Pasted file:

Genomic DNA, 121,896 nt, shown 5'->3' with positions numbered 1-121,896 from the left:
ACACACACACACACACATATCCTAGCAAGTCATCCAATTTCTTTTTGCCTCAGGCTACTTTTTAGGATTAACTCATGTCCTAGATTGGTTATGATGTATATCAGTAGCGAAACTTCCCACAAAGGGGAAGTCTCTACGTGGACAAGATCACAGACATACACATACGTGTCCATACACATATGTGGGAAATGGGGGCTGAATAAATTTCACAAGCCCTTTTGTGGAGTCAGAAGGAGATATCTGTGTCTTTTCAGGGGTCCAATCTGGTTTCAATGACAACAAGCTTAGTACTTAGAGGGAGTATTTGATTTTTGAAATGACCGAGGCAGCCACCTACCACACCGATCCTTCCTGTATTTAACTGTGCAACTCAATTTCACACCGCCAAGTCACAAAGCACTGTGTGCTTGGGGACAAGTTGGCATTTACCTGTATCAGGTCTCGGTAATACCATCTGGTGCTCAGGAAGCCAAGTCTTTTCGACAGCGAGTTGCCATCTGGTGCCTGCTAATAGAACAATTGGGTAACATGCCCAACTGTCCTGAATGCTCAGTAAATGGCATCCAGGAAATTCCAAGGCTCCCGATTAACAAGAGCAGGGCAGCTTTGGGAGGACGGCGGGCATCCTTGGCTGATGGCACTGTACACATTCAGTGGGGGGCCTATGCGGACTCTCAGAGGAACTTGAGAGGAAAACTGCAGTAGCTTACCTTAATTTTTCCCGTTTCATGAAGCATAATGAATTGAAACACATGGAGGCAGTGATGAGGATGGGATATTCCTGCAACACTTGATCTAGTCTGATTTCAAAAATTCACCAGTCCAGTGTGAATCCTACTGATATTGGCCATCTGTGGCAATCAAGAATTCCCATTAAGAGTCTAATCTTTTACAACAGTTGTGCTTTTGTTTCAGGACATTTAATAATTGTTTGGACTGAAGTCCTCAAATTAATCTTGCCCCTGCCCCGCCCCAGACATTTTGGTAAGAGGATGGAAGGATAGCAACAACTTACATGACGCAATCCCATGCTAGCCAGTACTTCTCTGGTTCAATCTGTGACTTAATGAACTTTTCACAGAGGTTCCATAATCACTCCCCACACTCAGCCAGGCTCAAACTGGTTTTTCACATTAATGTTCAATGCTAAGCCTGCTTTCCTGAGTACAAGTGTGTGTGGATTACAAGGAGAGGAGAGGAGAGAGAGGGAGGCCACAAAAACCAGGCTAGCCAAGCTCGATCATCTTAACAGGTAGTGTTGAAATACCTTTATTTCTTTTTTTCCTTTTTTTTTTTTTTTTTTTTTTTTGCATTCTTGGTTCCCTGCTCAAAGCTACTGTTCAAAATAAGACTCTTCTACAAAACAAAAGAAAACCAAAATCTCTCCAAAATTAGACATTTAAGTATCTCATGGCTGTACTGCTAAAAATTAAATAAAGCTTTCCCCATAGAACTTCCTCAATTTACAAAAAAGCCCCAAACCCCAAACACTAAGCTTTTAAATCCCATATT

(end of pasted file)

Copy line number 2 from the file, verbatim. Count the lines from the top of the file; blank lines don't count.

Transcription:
ACACACACACACACACATATCCTAGCAAGTCATCCAATTTCTTTTTGCCTCAGGCTACTTTTTAGGATTAACTCATGTCCTAGATTGGTTATGATGTATATCAGTAGCGAAACTTCCCACAAAGGGGAAGTCTCTACGTGGACAAGATCACAGACATACACATACGTGTCCATACACATATGTGGGAAATGGGGGCTGAATAAATTTCACAAGCCCTTTTGTGGAGTCAGAAGGAGATATCTGTGTCTTTTCAGGGGTCCAATCTGGTTTCAATGACAACAAGCTTAGTACTTAGAGGGAGTATTTGATTTTTGAAATGACCGAGGCAGCCACCTACCACACCGATCCTTCCTGTATTTAACTGTGCAACTCAATTTCACACCGCCAAGTCACAAAGCACTGTGTGCTTGGGGACAAGTTGGCATTTACCTGTATCAGGTCTCGGTAATACCATCTGGTGCTCAGGAAGCCAAGTCTTTTCGACAGCGAGTTGCCATCTGGTGCCTGCTAATAGAACAATTGGGTAACATGCCCAACTGTCCTGAATGCTCAGTAAATGGCATCCAGGAAATTCCAAGGCTCCCGATTAACAAGAGCAGGGCAGCTTTGGGAGGACGGCGGGCATCCTTGGCTGATGGCACTGTACACATTCAGTGGGGGGCCTATGCGGACTCTCAGAGGAACTTGAGAGGAAAACTGCAGTAGCTTACCTTAATTTTTCCCGTTTCATGAAGCATAATGAATTGAAACACATGGAGGCAGTGATGAGGATGGGATATTCCTGCAACACTTGATCTAGTCTGATTTCAAAAATTCACCAGTCCAGTGTGAATCCTACTGATATTGGCCATCTGTGGCAATCAAGAATTCCCATTAAGAGTCTAATCTTTTACAACAGTTGTGCTTTTGTTTCAGGACATTTAATAATTGTTTGGACTGAAGTCCTCAAATTAATCTTGCCCCTGCCCCGCCCCAGACATTTTGGTAAGAGGATGGAAGGATAGCAACAACTTACATGACGCAATCCCATGCTAGCCAGTACTTCTCTGGTTCAATCTGTGACTTAATGAACTTTTCACAGAGGTTCCATAATCACTCCCCACACTCAGCCAGGCTCAAACTGGTTTTTCACATTAATGTTCAATGCTAAGCCTGCTTTCCTGAGTACAAGTGTGTGTGGATTACAAGGAGAGGAGAGGAGAGAGAGGGAGGCCACAAAAACCAGGCTAGCCAAGCTCGATCATCTTAACAGGTAGTGTTGAAATACCTTTATTTCTTTTTTTCCTTTTTTTTTTTTTTTTTTTTTTTTGCATTCTTGGTTCCCTGCTCAAAGCTACTGTTCAAAATAAGACTCTTCTACAAAACAAAAGAAAACCAAAATCTCTCCAAAATTAGACATTTAAGTATCTCATGGCTGTACTGCTAAAAATTAAATAAAGCTTTCCCCATAGAACTTCCTCAATTTACAAAAAAGCCCCAAACCCCAAACACTAAGCTTTTAAATCCCATATT